There are a special set of emotions that are shared by sport fans. At a base level it can invoke the highest of highs and lowest of lows. Now combine that with the raw emotion of grief and the pressure of a nation. Only then, just for a moment, can one imagine what it was like to be one of the Welsh international footballers going in to the European Championships of 2016 in France.
Don’t Take Me Home is a documentary that tries to encapsulate how 60 years of hurt came together one point in time. Starting with the back story of the tragic suicide of the nation’s last manager, Gary Speed (who took his own life in 2011), we follow the trials and tribulations of Chris Coleman, a close friend and teammate of Speed who is left to pick up the pieces of a demoralised team and country. Coleman guides Wales to their first major tournament in 60 years, in no small part down to their talisman Gareth Bale. It is from this point we have the primary focus of the film: the Welsh performances on and off the pitch during Euro 2016 and the subsequent effect on the fans. Jonny Owen (who made the fantastic Nottingham Forest documentary I Believe In Miracles) approaches the subject matter with a lot of respect. There is no probing into what led to Speeds demise, a subject of intense scrutiny by the media at the time. Instead it focuses more on how each individual dealt with the loss, before the narrative moves swiftly on – for a documentary it is certainly fast paced. Not one aspect is focused on for too long and each interview is used minimally for context rather than lengthy juxtaposition. This is both its strength and weakness: though it never feels slow or boring, there are some elements that could possibly be explored further (Coleman’s team selection for each game for example) which would add more depth to the subject matter. Another highlight is the indie soundtrack with Super Furry Animals, Mogwai and Richard Hawley being among the contributing artists. Over the last few years there has been an influx of high quality, well informed football documentaries (Gascoigne, One Night In Turin and The Four Year Plan come to mind), and this one certainly ranks up in the higher echelons. Don’t Take Me Home is a perfect snapshot of a moment in time that almost transcends football and connects on an emotional level. However, the caveat is ALMOST. Whilst this is a poignant documentary for football fans and Welsh nationals alike, it lacks the depth to potentially draw the wider audience that it probably deserves.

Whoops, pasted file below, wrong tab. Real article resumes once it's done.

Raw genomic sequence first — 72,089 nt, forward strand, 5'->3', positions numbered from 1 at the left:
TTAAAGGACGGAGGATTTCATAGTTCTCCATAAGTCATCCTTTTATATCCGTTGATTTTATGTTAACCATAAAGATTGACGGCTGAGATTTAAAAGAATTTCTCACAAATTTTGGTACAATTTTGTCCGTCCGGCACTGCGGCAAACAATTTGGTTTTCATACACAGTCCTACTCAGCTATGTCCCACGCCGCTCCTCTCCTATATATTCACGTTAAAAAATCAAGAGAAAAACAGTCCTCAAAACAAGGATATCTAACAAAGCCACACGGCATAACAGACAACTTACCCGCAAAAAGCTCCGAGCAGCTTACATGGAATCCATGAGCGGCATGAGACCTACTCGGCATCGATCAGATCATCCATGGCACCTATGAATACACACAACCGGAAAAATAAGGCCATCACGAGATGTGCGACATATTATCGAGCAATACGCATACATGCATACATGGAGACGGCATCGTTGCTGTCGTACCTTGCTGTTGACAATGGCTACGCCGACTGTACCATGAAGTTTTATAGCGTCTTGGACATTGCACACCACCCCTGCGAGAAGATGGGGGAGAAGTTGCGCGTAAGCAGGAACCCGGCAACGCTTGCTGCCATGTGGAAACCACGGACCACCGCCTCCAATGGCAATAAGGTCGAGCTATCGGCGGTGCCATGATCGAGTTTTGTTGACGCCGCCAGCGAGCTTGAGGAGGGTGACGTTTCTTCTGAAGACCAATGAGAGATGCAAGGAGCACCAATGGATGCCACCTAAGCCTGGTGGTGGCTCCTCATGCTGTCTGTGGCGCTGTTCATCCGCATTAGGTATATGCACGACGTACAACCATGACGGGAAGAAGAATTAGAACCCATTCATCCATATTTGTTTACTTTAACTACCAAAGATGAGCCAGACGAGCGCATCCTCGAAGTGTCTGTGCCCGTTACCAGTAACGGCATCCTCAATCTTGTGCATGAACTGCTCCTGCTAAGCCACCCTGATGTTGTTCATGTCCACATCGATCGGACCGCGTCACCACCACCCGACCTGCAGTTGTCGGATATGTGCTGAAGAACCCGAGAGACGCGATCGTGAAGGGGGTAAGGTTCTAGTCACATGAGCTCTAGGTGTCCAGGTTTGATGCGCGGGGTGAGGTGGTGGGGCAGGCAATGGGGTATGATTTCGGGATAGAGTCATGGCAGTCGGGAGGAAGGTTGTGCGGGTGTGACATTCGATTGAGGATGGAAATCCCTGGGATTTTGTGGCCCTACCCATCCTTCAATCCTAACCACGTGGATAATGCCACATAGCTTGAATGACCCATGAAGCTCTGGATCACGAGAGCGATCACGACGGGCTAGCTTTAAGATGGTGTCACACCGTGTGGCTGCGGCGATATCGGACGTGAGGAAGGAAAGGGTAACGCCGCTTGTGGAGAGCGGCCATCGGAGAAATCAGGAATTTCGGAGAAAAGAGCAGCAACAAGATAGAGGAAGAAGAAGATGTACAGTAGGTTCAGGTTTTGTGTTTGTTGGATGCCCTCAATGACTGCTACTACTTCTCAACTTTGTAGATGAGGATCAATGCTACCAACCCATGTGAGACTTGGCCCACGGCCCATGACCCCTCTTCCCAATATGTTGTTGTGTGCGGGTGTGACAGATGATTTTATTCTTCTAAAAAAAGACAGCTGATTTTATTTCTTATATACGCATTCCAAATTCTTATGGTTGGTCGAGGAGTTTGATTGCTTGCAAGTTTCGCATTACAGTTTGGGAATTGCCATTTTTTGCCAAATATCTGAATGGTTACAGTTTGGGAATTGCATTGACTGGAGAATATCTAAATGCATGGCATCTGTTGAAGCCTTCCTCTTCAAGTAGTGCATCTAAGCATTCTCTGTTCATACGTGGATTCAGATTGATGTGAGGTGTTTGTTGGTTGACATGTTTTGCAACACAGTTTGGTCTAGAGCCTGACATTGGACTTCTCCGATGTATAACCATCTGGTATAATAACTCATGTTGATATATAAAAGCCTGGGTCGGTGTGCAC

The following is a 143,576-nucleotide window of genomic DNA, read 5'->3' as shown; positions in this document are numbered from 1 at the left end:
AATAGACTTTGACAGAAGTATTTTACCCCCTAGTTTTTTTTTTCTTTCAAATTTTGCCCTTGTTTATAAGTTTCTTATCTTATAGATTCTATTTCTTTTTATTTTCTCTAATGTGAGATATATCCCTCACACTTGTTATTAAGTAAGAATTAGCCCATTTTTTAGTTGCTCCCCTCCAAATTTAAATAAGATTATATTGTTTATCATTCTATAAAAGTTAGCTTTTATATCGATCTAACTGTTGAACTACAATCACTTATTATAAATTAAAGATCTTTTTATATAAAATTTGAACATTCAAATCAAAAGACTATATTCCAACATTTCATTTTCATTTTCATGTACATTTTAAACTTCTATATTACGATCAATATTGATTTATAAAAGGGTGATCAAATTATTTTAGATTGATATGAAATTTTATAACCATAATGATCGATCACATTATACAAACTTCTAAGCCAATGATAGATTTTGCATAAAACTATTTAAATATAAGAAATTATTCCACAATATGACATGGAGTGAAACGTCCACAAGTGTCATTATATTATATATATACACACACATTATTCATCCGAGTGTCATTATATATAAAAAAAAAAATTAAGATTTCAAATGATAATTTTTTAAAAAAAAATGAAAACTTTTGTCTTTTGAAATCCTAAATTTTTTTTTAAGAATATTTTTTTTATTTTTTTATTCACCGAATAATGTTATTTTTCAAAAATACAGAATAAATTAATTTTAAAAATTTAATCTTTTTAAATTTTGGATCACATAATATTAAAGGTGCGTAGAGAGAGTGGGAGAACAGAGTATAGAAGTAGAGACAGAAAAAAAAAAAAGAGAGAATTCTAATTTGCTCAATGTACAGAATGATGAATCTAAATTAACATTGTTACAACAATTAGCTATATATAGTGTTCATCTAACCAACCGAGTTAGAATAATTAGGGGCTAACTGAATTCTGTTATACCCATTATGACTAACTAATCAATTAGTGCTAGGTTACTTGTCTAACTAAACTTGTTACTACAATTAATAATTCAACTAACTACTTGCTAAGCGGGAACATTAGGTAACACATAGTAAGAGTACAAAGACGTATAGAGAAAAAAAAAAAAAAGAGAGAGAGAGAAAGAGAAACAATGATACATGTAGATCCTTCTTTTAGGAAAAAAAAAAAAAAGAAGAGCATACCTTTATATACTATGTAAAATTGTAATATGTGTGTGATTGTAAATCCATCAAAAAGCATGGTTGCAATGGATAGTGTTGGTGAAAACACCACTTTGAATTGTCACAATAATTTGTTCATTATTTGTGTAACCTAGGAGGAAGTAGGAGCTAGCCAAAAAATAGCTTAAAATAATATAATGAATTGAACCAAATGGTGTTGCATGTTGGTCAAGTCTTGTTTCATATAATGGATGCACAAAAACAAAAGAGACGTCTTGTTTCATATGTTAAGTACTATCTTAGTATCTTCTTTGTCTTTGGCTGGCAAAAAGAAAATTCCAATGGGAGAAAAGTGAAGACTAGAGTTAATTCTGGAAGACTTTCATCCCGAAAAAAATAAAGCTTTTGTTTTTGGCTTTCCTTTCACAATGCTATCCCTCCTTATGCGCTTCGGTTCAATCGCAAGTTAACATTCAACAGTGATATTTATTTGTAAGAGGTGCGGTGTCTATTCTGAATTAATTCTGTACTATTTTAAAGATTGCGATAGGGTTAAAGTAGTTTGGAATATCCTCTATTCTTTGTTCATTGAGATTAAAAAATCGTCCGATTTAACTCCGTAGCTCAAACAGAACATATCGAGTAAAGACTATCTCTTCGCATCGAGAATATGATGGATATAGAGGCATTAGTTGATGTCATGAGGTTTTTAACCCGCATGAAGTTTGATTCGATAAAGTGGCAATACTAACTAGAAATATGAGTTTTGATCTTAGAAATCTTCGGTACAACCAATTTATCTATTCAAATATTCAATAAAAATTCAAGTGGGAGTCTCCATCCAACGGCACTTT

Don’t Take Me Home was released by Spirit Entertainment on DVD & Blu-ray on 3rd July 2017.